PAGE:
Mackenzie Davis has really made a name for herself in just short amount of time. Breaking out in AMC’s 2014 series “Halt and Catch Fire” to working alongside the likes of Matt Damon in “The Martian”, Harrison Ford in “Blade Runner 2049”, Schwarzenegger in last year’s “Terminator: Dark Fate”. Davis who also starred in one of this year’s best films, the political comedy “Irresistible” really shines in “Happiest Season”. She continues to be every director’s secret weapon, as Davis can literally deliver on every aspect of the movie, keeping the comedy grounded but also delivering a really poignant performance.
Kristen Stewart who has gotten better over the years and proved what a capable actress she can be. In “Happiest Season”, she brings out things in her that we haven’t been able to see before. Stewart gives a game performance and puts in a believable turn which goes a long way into cementing her as someone who is at ease with both drama and comedy. Together, Stewart and Davis have great chemistry and put in two impressive performances as two young women trying to navigate their sexuality the best way they know how.
The great cast doesn’t end there as “Happiest Season” features a fun and stellar supporting cast. Emmy award winning star and creator of “Schitts Creek” Dan Levy is no surprise the scene stealer of the movie. Levy has a wonderful monologue that comes across so poignantly as he tells Abby “Everybody’s story is different. There’s your version and my version and everything in between. But the one thing that all of those stories have in common is that moment, right before you say those words, when your heart is racing and you don’t know what’s coming next”.
Levy is an absolute gem and he is fantastic as Abby’s best friend, who is there for her in a way that doesn’t enable, but he does sympathize. Levy is reminiscent of Rupert Everett’s George from “My Best Friend’s Wedding”, including having to portray and pass as a straight man . Unlike “My Best Friend’s Wedding” it’s only played for laughs here briefly.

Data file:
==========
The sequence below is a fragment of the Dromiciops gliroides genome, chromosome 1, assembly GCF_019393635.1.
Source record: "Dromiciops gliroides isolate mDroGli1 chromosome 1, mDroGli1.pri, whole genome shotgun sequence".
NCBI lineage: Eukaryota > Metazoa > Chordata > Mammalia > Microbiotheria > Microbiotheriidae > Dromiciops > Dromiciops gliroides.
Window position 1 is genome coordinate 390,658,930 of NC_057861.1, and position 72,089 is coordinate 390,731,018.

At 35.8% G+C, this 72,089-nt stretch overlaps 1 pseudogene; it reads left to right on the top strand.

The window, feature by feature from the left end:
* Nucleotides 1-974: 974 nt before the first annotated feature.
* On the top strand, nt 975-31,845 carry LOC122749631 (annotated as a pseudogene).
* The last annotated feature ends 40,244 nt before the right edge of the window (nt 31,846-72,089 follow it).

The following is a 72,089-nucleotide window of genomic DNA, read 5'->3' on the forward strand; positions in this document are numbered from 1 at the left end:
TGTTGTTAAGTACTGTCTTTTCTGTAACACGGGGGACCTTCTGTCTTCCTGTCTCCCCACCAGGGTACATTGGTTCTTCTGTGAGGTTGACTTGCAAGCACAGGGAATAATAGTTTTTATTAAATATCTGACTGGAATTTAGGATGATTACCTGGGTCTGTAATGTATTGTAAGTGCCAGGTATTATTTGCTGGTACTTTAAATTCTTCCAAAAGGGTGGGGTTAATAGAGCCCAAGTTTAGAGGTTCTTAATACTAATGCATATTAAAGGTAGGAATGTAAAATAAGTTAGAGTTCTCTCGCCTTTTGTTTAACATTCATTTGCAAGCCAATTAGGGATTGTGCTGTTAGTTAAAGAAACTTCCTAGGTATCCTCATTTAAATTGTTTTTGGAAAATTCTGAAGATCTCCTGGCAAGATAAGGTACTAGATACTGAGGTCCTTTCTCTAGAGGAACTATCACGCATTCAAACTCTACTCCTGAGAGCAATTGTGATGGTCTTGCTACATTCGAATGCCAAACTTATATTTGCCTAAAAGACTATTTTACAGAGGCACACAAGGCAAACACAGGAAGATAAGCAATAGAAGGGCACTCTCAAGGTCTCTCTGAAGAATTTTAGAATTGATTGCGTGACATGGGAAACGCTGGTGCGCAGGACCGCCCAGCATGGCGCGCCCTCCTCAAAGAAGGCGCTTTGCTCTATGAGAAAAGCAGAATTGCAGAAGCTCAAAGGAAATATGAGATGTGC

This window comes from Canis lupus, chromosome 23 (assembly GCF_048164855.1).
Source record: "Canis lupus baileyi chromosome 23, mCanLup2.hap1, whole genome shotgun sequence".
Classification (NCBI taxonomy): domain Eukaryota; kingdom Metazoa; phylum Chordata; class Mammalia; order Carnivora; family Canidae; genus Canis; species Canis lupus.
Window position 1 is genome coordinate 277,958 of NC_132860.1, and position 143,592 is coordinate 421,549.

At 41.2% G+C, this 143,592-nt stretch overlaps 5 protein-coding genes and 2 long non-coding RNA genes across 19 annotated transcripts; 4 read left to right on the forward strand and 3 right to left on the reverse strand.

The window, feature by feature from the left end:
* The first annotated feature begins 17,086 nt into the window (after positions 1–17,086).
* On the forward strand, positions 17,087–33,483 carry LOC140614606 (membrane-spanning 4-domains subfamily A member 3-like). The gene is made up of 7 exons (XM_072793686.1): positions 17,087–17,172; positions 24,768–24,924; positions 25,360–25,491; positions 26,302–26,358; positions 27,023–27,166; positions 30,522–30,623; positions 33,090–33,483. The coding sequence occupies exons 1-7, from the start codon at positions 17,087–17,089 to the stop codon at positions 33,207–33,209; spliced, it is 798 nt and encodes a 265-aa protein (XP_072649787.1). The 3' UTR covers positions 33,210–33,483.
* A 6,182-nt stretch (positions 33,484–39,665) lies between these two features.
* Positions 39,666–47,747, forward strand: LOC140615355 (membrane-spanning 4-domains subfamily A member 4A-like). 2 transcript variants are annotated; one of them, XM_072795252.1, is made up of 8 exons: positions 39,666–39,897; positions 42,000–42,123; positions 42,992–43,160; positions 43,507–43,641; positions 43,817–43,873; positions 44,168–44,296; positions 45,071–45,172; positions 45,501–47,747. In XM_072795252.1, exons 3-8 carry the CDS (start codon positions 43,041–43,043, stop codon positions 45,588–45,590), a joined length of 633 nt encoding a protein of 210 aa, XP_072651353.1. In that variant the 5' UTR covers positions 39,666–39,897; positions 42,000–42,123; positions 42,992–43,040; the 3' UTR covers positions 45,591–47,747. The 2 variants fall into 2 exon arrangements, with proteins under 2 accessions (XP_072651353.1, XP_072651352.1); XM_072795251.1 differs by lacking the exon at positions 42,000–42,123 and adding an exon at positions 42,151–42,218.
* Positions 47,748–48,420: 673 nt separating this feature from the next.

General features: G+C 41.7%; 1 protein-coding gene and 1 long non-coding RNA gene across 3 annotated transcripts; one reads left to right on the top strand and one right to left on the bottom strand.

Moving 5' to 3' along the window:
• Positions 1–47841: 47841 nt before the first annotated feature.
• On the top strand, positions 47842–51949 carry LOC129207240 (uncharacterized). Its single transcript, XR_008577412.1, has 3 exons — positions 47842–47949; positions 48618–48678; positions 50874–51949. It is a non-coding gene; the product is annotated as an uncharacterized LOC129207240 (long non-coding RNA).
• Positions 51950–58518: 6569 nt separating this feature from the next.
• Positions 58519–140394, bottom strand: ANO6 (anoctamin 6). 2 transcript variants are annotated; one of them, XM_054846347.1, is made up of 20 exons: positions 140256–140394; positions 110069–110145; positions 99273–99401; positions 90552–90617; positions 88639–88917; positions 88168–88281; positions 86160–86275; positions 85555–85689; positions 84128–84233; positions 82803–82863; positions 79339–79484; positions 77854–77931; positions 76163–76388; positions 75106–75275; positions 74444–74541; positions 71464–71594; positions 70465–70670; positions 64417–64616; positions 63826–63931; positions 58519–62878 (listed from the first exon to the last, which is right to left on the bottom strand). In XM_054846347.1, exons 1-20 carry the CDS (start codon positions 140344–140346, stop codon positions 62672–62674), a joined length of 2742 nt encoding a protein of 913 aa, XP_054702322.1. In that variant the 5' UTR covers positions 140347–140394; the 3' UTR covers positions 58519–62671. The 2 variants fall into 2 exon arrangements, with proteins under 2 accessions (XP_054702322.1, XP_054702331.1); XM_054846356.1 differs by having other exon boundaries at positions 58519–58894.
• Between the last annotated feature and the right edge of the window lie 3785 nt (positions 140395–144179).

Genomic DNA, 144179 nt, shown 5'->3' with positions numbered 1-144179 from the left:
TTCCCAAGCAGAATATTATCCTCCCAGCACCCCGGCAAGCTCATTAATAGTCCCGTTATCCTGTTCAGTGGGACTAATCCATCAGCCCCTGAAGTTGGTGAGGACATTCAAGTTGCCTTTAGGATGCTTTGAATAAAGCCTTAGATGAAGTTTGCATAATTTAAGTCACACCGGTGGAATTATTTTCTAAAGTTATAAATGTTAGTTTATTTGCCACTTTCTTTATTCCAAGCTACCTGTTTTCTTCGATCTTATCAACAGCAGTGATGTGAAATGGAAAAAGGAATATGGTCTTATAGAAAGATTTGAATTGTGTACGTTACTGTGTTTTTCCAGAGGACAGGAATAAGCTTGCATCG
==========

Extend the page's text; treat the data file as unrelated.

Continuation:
DuVall, co-writes the screenplay with Mary Holland who co-stars as MacKenzie Davis and Alison Brie’s odd duck sister Jane (her scene where she still heart throbs over Josh Hartnett is hilarious). Both DuVall and Holland fully acknowledges that Harper’s behavior is awful; of staying in the closet is a personal choice for her, but to inflict it upon someone else is downright ugly. Especially it being someone she loves as much as Abbey. Thanks to Kristen Stewart’s empathetic performance; she makes it easy for viewers to feel about Harper the way that Abby does.
“Happiest Season” is one of a few major mainstream seasonal comedies this year, about a same sex couple. While some viewers may find the use of the closet and societal homophobia too heavy for a movie this breezy, but there’s a case to be made that this is another step toward a genuine inclusiveness for the LGBTQ. It takes a risky step, but leaves a sweet impression and not bitter one.
While “Happiest Season” could have more edge to it, Clea DuVall’s movie has some well earned laughs and genuine smiles. It’s at its most potent when it examines what it means to join a family and it does a good job with the “home for the holidays” formula.
“Happiest Season” best resembles the holiday family comedy “The Family Stone” (a must watch for me every Christmas), in terms of tone, direction, great ensemble and good script. It’s a nice addition to the holiday movie season that’s enchanting, touching, funny romantic comedy about love, acceptance and triumph over adversity.
GRADE: ★★★★☆ (4 out of 5)